A Hearty Vegetarian Food Blog

Mediterranean Stuffed Acorn Squash

I have this poster in my kitchen with the heading “District Harvest: What’s in Season in Washington, DC,” and my house guests often study it when they’re not admiring my collection of half-dead succulents. It’s a beautiful infographic with concentric circles depicting what produce you can get fresh from DMV* farms when. The winter months on the infographic are pretty bare, but there’s this beautiful orange band spanning from November through March for winter squash. So when I feel like winter is the season of kale and sadness**, it’s nice to look at that poster and remember that my brilliantly colored, cozy little squash friends will not abandon me.

If you have been following along on the blog, you’ll know I’ve been on a squash bender recently what with my brown butter butternut squash pasta and butternut squash red curry, but I couldn’t help experimenting with some more squash recipes. Couldn’t help it. I really hope you all like squash.

I discovered with the help of Instagram that acorn squash is the perfect vessel for carbohydrates and is also very easy on the eyes. It’s basically the Millennial version of a bread bowl. Also, no peeling is required since you’ll roast it by the half-squash, and the flesh is really tender. This squash is really perfect to impress a date with, or a roommate whose stuff your cat just vomited on, or really, anyone.

The prep is pretty straightforward. The acorn squash is roasted until it caramelizes and then filled with a mix of quinoa and couscous, feta, sauteed scallions, raisins, and pecans. It’s a surprising and delicious combination of fluffy, chewy, crunchy, sweet, and salty, and… I’m out of adjectives, but you get the picture. I based my roasting technique for the squash on the kitchn’s method, and it worked like a charm.  

*That’s District, Maryland, and Virginia, not the place where productivity goes to die.

**Yes, I associate the two with one another. We have a challenging relationship but we’re working on it.

Print Recipe
Mediterranean Stuffed Acorn Squash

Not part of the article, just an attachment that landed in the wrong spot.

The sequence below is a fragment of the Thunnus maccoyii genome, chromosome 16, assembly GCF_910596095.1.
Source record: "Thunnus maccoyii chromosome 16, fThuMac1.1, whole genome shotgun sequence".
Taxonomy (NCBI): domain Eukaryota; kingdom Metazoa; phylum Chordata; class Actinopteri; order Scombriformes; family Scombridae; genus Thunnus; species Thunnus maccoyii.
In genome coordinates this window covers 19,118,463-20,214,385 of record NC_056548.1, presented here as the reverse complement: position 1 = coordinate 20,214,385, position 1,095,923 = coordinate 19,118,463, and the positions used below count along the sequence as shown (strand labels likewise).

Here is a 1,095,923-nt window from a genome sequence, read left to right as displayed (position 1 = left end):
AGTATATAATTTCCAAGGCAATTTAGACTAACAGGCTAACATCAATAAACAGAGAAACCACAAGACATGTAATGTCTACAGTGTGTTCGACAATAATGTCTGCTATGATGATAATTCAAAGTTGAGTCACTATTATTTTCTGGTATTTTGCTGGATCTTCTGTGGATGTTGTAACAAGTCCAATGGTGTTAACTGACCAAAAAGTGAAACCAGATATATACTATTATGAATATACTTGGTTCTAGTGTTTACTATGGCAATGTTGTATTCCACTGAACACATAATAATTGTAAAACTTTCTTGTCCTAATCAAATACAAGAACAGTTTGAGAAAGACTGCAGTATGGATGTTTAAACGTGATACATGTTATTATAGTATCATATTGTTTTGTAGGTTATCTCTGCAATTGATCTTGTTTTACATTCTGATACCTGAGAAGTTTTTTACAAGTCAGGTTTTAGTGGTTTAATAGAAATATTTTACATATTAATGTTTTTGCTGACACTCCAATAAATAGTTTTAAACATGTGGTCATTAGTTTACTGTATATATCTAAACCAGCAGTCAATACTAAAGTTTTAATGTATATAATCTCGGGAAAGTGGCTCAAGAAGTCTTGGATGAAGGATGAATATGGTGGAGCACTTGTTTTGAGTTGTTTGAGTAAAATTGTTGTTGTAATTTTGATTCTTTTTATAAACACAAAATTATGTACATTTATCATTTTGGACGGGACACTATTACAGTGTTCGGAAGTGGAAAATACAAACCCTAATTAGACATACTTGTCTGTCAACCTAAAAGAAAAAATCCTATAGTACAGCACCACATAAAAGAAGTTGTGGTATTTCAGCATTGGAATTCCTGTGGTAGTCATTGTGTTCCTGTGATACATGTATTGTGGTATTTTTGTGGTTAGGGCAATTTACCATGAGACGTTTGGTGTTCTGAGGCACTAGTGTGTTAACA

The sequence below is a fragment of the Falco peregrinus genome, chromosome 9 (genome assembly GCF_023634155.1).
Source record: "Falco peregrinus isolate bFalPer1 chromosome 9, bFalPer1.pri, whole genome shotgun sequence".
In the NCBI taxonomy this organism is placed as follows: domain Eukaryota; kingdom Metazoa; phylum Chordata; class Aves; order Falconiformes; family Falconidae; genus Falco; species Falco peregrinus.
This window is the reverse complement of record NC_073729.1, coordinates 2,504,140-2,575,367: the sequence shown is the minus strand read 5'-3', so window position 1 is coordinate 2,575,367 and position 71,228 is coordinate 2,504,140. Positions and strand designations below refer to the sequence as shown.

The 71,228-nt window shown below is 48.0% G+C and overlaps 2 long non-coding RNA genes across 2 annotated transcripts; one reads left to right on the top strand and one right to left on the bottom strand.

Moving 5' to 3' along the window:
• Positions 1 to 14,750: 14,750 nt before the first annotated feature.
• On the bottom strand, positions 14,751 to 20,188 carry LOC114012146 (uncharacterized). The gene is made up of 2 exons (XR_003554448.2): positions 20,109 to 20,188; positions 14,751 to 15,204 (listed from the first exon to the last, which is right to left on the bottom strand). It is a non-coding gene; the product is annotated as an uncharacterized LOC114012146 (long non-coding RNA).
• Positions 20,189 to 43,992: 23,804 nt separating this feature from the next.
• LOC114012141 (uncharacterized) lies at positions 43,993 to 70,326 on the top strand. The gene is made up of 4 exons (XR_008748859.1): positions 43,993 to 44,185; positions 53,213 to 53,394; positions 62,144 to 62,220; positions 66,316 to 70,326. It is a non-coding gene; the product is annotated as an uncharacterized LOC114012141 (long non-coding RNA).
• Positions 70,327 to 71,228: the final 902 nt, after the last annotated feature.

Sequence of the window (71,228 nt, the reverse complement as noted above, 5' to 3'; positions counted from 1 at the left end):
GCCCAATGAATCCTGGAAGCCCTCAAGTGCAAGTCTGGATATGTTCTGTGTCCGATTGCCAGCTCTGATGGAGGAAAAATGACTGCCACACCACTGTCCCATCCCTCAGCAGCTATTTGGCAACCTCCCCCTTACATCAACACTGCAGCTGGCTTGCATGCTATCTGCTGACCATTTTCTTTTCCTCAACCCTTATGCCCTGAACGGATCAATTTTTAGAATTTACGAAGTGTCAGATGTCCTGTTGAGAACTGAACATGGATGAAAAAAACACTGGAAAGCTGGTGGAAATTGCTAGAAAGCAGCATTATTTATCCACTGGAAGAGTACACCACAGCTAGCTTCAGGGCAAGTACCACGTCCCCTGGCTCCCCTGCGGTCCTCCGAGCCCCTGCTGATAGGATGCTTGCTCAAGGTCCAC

Cuisine Mediterranean
Prep Time 5 minutes
Cook Time 45 minutes
Servings
people
Ingredients
Cuisine Mediterranean
Prep Time 5 minutes
Cook Time 45 minutes
Servings
people
Ingredients
Instructions
  1. Preheat the oven to 375 degrees and prepare your squash for roasting. Using a large, sharp knife, cut the squash in half from stem to tip. Avoid cutting directly through the stem, since it’s very tough; instead cut immediately adjacent to it. Scoop out the seeds.
  2. Use your fingers or a pastry brush to rub about ½ teaspoon of oil onto the cut sides of each half of the squash. Sprinkle about 1/8 tsp salt onto each half and add a generous amount of freshly ground black pepper. Place the halves face-up on a baking sheet and bake for 45 minutes to an hour, until the edges caramelize, and a fork easily pierces the flesh.
  3. While the squash is roasting, prepare your stuffing. In a medium saucepan, combine quinoa, ¼ tsp salt, and water on medium-high, and bring to a boil. Once boiling, reduce heat to bring quinoa to a simmer and cover. Cook for about 12 minutes, or two minutes less than the time recommended on package instructions. Once finished, there should still be some un-absorbed liquid in the saucepan, which the couscous will absorb.
  4. Turn off the flame and add couscous to the saucepan with the quinoa, stir, and re-cover. Steam for 5 to 7 minutes, and then fluff the mixture.
  5. Melt 3 tbsp butter in a pan over medium heat and add chopped scallion whites and greens. Saute scallions for a few minutes, stirring regularly until they are fragrant and begin to brown. Fold the sauteed scallions and remaining butter into the saucepan with the couscous and quinoa mixture.
  6. Incorporate the raisins, feta, and pecans into the saucepan and stir together. Spoon the quinoa stuffing mixture into the roasted squash halves. Sprinkle with parsley, if desired, and serve with reserved scallion greens.
Recipe Notes

*This method of cooking quinoa and couscous together is a bit crazy. I'm not a quinoa fanatic, but I like to reap the benefits, so I cut it with couscous. It worked pretty well but it’s certainly a shortcut, and the couscous is a bit less fluffy than is typical. If you are interested in using just quinoa or just couscous, by all means do that, and simply follow the package instructions for prep.



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